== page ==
This native of eastern Asia was introduced in 1862 as an ornamental and gained
favor during the past 50 years as a street tree and a source of food for small game
such as turkeys. Its rapid growth allows it to out-compete native oaks, and the
dispersal by animals of its numerous acorns has caused it to become a problem
invasive species in forests along the east coast.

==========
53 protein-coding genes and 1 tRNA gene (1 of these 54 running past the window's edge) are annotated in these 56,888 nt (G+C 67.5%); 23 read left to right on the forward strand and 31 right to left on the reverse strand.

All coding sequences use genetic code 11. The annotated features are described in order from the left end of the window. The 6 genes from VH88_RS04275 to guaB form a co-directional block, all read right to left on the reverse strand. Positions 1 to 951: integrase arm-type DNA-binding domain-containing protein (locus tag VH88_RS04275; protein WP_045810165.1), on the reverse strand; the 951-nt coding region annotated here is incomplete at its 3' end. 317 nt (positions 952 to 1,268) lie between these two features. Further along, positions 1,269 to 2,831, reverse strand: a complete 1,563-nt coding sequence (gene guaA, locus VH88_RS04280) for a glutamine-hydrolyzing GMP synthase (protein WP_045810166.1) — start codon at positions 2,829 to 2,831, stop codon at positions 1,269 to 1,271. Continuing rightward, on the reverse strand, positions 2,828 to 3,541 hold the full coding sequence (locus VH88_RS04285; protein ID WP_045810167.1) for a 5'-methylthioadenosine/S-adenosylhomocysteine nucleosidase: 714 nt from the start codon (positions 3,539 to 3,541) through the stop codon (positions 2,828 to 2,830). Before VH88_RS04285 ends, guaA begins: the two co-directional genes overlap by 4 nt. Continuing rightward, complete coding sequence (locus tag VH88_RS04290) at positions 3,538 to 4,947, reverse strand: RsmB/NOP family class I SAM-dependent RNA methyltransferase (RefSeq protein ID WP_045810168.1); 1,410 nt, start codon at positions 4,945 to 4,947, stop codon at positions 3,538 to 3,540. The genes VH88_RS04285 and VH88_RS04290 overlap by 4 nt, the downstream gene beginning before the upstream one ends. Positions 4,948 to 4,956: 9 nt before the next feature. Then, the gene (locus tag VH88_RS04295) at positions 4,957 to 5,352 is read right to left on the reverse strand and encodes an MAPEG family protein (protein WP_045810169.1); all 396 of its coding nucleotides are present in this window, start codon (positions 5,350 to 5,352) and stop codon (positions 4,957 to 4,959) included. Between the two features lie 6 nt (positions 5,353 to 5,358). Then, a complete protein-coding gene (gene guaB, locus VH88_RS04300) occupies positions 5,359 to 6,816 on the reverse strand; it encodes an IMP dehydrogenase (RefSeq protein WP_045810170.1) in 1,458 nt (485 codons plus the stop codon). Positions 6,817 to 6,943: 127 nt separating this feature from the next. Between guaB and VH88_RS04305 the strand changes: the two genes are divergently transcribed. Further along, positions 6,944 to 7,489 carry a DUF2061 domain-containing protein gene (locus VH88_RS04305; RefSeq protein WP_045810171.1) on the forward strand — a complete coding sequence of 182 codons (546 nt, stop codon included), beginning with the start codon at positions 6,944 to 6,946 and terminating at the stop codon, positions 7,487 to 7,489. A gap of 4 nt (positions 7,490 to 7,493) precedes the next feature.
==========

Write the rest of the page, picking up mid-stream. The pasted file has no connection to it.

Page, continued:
Tags: Escapes from street plantings to invade wild areas, displacing native plants, Seeds into woodland edges, meadow habitats, and open areas Produces acorns as early as five years after sprouting, Spreads from seeds produced in large numbers, Fast-growing, outcompeting native oaks, Tolerant of a wide range of moisture and temperature conditions, Acorns are less nutritious for wildlife than acorns of native oaks, American Beech (Fagus grandifolia), Red Oak (Quercus rubra), Shagbark Hickory (Carya ovata), Willow Oak (Quercus phellos), Medium-size shade tree with fruit (acorns)